If you can possibly avoid it, you’ll want to ensure you don’t have to walk alone at night in London. Of course, it won’t be a problem to walk short distances to use public transport at night (e.g. if you leave a major theatre and then head to a nearby station) as there will be lots of other people around. But you’ll want to avoid walking any great distance alone at night and avoid walking in quiet, unlit areas. This tip goes for travelling in all major cities and towns.
If you can afford to, it’s best to take a licensed taxi directly to your final destination to ensure you stay safe when travelling at night in London.
If you do take public transport alone at night, try to sit in the middle carriages of the Tube or on the lower deck of a bus as these are likely to be busier and there should, therefore, be a lower risk of an incident.
If your walking route at night looks to be taking you through an unlit park or street, it’s best to avoid this route and find an alternative. You don’t want to put yourself in unnecessary danger for the sake of saving a few minutes.
6. Check That Your Pin Is Covered When Using an ATM
Just like in any city, you’ll want to make sure your PIN code is covered when using an ATM in London. Card fraud is possible wherever you go, but there are precautions you can take to stay safe. Make sure there is no-one hovering nearby or looking over your shoulder when using an ATM.
Another tip is to make sure you only use ATMs that look safe and secure. If you have any suspicions that an ATM may have been tampered with, try to find another ATM nearby, perhaps in a bank or convenience store.
You’ll also want to be aware of where your Contactless card is when travelling on public transport as there have been some reports of people trying to scam people out of money by using concealed card readers on busy transport.
7. Being Aware of Your Surroundings is Key to Staying Safe
London is a real attack on the senses with sounds, sights and smells catching your attention wherever you go. It’s important to be aware of your surroundings so that you can avoid any untoward encounters or notice when any issues may be arising.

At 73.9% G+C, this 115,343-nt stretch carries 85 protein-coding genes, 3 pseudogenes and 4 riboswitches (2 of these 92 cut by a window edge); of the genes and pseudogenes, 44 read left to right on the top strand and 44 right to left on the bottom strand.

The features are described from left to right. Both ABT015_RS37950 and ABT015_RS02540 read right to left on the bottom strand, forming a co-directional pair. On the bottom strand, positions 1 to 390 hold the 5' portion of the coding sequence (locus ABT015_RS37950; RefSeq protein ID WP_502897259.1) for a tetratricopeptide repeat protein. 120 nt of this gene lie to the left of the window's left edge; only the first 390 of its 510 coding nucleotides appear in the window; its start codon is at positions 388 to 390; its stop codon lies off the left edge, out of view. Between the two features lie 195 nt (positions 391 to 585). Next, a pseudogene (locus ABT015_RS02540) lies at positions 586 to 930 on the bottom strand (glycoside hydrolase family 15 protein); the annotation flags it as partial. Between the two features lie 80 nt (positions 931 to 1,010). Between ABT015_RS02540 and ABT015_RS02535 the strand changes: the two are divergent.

One tip to help you stay aware of your surroundings is to avoid wearing headphones while you travel and walk around the city. While it can be fun to listen to music or podcasts while you walk, wearing headphones stops you from hearing vehicles, footsteps or conversations nearby that may flag up potential issues or dangers.
If you feel uncomfortable at any moment, try to remove yourself from the situation, avoid eye contact and get yourself into a public place.
8. Travel With Other People - London is More Fun Shared
While London is generally considered safe for solo travellers, visiting with friends or family can be a good way to avoid any unnecessary danger. Groups are much less likely to be confronted by strangers or to be targeted in a mugging attack.
You’ll need to ensure that you still remain present and aware of both your belongings and surroundings when travelling as part of a group so that your distraction doesn’t lead to any danger.
9. Be Aware of the UK Emergency Numbers
While it’s unlikely that you’ll run into any significant trouble when visiting London, it is good to be aware of any emergency numbers you might need. Whether you need to report an incident or want to notify police of suspicious behaviour or unattended luggage, you can use the numbers below.
Please note that 999 should only be used in times of real emergency.
- 999 or 112 – Emergency number to contact police, ambulance or fire brigade
- 101 – Non-emergency number for the police
- 0800 40 50 40 – British Transport Police
Hopefully, these nine tips will help you to stay safe while travelling in London and you will have an amazing time exploring the English capital.